So, does that mean iTunes Plus from Sony/BMG coming very soon?
  7. sishaw macrumors 65816


    Jan 12, 2005
    Actually, most people don't even know what DRM is.
  8. Yuppi macrumors regular


    Aug 6, 2007
    I would be interested if that automatically translates into ITMS being allowed to offer iTunes+. I would rather buy a 256kBits HE-AAC than a MP3.
    Plus Amazon is not available in Germany :(
  9. Eric Lewis macrumors 68020

    Eric Lewis

    Feb 4, 2007
    CANADA? eh?
    this sucks

    there goes apple

    now it will file bankrupt
  10. lazyrighteye macrumors 68000


    Jan 16, 2002
    Denver, CO
    It's like watching an infant try and make their first steps.
    Only not as cute or fun.
  11. trickytrev macrumors newbie

    Jan 4, 2008
    I just don't get it.

    I prefer iTunes (i don't care if it costs a bit more than others), and the only other online store I use for my DJing is beatport. The only quarm i have is i'd like longer previews.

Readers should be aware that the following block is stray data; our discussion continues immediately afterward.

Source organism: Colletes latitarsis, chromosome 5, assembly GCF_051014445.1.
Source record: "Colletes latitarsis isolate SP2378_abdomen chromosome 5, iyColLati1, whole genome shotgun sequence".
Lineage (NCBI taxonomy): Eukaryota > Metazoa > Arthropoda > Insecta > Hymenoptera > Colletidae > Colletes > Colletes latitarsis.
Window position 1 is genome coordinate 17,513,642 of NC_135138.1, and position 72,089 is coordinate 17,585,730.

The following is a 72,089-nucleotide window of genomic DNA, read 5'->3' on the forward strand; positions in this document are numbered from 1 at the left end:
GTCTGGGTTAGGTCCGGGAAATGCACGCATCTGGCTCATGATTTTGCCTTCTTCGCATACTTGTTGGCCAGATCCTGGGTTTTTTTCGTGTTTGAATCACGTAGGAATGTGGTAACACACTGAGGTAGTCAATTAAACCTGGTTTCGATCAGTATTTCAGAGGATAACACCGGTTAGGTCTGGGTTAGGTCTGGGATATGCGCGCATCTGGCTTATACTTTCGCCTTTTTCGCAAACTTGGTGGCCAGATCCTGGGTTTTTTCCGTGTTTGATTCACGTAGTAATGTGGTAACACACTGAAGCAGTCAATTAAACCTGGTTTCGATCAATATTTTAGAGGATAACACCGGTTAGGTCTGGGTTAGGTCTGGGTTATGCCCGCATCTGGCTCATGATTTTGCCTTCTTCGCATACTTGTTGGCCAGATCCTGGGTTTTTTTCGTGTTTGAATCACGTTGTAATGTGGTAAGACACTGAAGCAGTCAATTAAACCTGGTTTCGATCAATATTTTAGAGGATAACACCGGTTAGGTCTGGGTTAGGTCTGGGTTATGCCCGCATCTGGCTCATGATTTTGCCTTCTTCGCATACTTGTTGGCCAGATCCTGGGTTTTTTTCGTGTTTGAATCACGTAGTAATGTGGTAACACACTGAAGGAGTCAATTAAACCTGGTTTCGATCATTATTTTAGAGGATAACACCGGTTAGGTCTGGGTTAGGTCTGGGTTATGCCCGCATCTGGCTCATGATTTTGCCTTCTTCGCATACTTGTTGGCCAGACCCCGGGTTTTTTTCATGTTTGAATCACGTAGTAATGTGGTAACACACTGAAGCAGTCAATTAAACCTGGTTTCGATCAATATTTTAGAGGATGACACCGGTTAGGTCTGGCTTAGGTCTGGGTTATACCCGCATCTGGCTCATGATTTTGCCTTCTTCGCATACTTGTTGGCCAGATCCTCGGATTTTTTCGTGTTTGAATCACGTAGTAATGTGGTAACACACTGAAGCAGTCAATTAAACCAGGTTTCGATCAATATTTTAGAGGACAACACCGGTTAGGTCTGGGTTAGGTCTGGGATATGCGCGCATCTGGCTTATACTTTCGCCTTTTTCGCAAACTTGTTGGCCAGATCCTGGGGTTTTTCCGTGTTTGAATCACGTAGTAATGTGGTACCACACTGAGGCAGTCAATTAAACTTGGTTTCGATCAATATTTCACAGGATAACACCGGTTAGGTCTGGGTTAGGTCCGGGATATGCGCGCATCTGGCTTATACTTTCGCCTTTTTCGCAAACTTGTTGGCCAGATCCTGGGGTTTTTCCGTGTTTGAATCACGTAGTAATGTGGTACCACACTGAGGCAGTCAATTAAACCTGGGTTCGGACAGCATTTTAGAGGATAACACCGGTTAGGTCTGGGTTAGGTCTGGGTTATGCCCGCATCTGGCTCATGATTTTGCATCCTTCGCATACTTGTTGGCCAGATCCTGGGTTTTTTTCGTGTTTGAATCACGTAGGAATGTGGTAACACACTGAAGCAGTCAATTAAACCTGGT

So the labels that are not with iTunes are just missing out on my money.... I'm not the only one who thinks like this.

    It's sad that record labels can be like they are.
  12. GSMiller macrumors 68000


    Dec 2, 2006
    Oh yes this is going to hurt Apple so much seeing as how these songs are compatible with the iPod :rolleyes:
  13. Ha ze macrumors regular

    Jul 30, 2006
    More then likely not very quickly.
    The companies seem to be going this route with Amazon in an attempt to reduce the market power iTunes has.
    What I don't understand is, if you have consumers or customers, who are buying your products, and this seems to be the only way they are buying them now (digital v. physical) why try to make it more difficult then for the consumer? That's not even a technological question, its just plain smart business.

  14. notjustjay macrumors 603


    Sep 19, 2003
    Canada, eh?
    Now all we need is for these guys to recognize that there is more to the world than just the United States.
  15. soosy macrumors regular

    May 6, 2002
    In 5 years, DRM will be ancient history and we'll look back and wonder why anyone ever put up with it in the first place.
  16. err404 macrumors 68020

    Mar 4, 2007